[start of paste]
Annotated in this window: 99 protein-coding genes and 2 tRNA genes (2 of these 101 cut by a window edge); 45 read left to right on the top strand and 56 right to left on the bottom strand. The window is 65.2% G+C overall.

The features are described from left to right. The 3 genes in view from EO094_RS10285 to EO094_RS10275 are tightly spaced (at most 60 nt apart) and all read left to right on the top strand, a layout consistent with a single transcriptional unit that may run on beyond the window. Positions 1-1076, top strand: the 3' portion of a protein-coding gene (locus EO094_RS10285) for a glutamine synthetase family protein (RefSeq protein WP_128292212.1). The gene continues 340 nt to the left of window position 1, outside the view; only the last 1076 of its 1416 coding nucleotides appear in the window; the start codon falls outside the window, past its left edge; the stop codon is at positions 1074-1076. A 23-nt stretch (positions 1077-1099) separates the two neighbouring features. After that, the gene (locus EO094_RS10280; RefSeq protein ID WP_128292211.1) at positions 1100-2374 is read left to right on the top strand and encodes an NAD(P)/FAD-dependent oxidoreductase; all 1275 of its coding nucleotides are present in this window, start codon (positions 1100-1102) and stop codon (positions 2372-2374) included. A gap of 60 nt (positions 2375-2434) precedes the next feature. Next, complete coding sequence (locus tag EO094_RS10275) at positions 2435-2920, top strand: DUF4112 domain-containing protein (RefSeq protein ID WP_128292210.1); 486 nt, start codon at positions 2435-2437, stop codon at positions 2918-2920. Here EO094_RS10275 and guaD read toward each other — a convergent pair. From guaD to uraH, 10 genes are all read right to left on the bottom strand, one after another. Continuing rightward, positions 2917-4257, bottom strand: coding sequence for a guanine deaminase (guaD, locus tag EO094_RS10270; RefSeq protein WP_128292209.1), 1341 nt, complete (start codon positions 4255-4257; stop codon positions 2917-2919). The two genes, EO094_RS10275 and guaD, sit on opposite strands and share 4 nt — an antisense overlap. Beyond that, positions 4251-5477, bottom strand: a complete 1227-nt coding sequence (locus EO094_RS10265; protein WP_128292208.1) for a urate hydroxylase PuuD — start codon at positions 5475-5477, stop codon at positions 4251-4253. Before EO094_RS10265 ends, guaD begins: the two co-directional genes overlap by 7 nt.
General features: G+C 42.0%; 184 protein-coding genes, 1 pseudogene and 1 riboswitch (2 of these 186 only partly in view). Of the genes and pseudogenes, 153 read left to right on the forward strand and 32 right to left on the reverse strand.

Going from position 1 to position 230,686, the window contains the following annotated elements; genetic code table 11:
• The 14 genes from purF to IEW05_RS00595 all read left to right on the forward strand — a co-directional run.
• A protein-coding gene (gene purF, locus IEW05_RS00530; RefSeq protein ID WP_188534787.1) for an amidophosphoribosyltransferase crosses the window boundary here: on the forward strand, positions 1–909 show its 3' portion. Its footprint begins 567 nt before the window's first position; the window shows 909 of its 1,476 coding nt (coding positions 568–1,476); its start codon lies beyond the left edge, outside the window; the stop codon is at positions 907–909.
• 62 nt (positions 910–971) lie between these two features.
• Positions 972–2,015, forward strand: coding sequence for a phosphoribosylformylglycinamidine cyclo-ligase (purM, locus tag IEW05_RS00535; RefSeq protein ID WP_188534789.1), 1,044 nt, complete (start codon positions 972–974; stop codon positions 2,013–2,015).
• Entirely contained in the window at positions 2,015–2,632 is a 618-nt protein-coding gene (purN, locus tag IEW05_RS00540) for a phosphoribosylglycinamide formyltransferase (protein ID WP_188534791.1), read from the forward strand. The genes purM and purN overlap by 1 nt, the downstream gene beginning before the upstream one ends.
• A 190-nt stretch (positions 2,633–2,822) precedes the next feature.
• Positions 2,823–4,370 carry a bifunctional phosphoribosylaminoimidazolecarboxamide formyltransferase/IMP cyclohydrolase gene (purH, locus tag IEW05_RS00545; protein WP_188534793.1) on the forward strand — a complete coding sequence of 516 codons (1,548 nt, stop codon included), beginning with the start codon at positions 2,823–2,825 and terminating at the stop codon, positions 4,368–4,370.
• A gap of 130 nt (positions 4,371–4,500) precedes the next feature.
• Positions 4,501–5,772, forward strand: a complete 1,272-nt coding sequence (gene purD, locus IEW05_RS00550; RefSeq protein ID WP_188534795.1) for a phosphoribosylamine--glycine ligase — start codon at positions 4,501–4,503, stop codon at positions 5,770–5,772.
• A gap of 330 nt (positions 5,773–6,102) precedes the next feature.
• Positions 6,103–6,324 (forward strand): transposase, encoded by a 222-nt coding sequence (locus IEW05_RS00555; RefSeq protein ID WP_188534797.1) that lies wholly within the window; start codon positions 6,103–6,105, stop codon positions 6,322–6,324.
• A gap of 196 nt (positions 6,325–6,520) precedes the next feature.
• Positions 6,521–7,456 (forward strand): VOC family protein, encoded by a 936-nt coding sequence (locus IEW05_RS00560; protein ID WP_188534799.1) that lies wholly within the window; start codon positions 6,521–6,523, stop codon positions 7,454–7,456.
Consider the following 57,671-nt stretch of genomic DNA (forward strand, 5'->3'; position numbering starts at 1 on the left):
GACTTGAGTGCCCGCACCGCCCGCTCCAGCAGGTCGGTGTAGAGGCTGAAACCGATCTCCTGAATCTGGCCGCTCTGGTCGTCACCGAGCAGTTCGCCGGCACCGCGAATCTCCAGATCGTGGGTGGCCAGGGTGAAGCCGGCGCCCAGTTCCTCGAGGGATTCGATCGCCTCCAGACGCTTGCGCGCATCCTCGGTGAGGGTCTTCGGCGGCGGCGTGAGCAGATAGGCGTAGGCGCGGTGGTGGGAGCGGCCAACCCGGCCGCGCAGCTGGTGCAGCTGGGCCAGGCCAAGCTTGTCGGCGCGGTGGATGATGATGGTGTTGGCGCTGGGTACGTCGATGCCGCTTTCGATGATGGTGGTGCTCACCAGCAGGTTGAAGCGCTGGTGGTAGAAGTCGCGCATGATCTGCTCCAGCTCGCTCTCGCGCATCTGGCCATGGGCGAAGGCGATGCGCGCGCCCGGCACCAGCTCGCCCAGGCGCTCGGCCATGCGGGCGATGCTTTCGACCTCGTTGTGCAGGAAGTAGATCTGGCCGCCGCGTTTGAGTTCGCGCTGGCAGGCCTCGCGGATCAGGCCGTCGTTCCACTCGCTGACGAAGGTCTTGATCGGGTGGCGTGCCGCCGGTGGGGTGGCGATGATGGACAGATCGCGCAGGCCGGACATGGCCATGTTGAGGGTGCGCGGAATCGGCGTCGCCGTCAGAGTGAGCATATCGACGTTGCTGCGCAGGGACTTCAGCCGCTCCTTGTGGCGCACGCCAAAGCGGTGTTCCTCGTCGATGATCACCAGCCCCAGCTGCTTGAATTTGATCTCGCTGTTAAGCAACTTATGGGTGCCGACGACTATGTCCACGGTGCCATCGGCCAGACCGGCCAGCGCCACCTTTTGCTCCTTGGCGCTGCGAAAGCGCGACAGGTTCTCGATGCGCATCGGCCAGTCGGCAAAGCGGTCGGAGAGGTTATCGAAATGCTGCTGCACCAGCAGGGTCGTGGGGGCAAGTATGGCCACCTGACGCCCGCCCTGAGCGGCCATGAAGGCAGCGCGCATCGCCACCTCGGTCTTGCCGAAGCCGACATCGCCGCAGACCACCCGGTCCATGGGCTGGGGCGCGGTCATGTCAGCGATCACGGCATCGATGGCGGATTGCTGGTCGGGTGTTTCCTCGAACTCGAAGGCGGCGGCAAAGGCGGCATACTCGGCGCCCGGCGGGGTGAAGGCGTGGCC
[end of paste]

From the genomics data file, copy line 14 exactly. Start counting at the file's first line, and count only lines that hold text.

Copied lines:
• A gap of 330 nt (positions 5,773–6,102) precedes the next feature.